Virtually every business prepares a budget and calls it planning. Some actually develop strategic plans every couple of years to go through an exercise in search of new ideas and approaches. Very few, if any, reap or even appreciate the benefits of planning outside of the financial benefit they hope to realize. While the intentional outcome of these efforts is profit-based, the other powerful benefits are often overlooked. This includes building the necessary buy-in and trust within the organization to achieve the financial goals. For many organizations, this is the missing key that’s needed to support effective execution of the plan. It’s the lack of genuine buy-in that confines the plan to the top shelf of a bookcase somewhere.
Plansmith has been building financial planning software for community banks for over 45 years. More than just coding keystrokes and calculations, though, we understand the real process of planning and build systems that seamlessly integrate into that process.
In the last post, we discussed the responsibilities and planning software opportunities of the Asset Liability Committee (ALCO), Investments/Funds Management, and the CFO. This post will address the role of the Community Bank's Branch/Department Managers, the Marketing Department, and the CEO/The Board.
Who in your community bank should be using planning specialty software? Accounting, the Board, the ALCO? You might be surprised as to how many various areas/departments and their respective managers should actively use and benefit from an automated planning system.
What are the various functional areas and departments that should be actively involved in planning at your community bank?
Gap, beta-adjusted gap, duration and even basic budgeting models only frustrate, confuse and even mislead the financial institution’s asset liability management committee (ALCO). Detailed gap analysis, fiddling with the distribution of savings balances and even calculating the duration of equity does not lead to better margins, nor do they mitigate rate risk.
Since the introduction of the venerable GAP analysis in the mid-1970s, risk management has continued to evolve. It has moved from the basic mismatch of rate sensitive assets and liabilities to more sophisticated techniques – such as prepayment modeling, rate change betas on non-maturing deposits, and rate shocking with parallel rate shifts and non-parallel rate shifts. Then mark-to-market analysis of the balance sheet and the impact on equity was brought in with the attendant benchmarks. These are all interesting measurements of the company’s risk at a point in time. It’s like glancing at your car’s dashboard.
In part one of this series, we discussed establishing your goals and developing several alternatives or contingency funding plans. Next, we will discuss the remaining 3 rules.
"May you live in interesting times." This ancient Chinese proverb continues to describe the nature of banking. The banking community is going through the most challenging period since the Great Depression. Not only is the economy unsure, but flat interest rates, coupled with new regulation and increased consolidation, have caused massive structural changes within the financial industry. In brief, the task of management has become more difficult. It has changed from a maintenance task to one of survival. Today’s banker must be more sensitive to marketing, pricing, resource allocation, and productivity than at any time in the past. He/she must sharpen their business expertise, marketing skills, investment sense, and develop a tougher attitude toward expense control. To accompany all this, you must have the appropriate informational tools that allow you to assimilate and evaluate the impact of possible changes to the institution’s current and future income.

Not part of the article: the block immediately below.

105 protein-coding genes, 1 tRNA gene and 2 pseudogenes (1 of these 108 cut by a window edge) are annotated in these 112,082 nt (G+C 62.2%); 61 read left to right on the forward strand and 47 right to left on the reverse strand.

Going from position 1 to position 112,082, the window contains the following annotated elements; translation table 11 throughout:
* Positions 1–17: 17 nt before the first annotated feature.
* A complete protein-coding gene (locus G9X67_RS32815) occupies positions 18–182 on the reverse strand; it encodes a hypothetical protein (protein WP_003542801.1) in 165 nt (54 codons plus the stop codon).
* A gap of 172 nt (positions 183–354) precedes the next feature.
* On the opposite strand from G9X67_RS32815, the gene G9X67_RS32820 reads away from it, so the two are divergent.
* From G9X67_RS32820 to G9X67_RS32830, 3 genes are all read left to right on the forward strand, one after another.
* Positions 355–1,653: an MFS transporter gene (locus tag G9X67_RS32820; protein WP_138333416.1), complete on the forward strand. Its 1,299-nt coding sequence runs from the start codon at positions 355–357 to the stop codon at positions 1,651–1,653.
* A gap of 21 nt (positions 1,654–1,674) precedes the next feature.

Financial institutions are not like other businesses. After all how many other businesses get a daily statement of condition? In what other business is the balance sheet also the product list? It must be remembered that a financial institution’s directors typically come from other industries. For these reasons, it is management’s responsibility to translate the business model, key operating ratios and banking language into terms familiar to directors to insure meaningful dialog.
There is an architecture design concept that says, "form follows function." Once the ALCO has determined what it must do, it must inventory the resources at hand as well as those necessary to make it successful. Among these resources are the men and women within your company whose abilities and perspective will contribute to achieving the goal. It is safe to assume that the general purpose of the ALCO is to control the behavior of the net interest margin by understanding and controlling the factors that affect margin.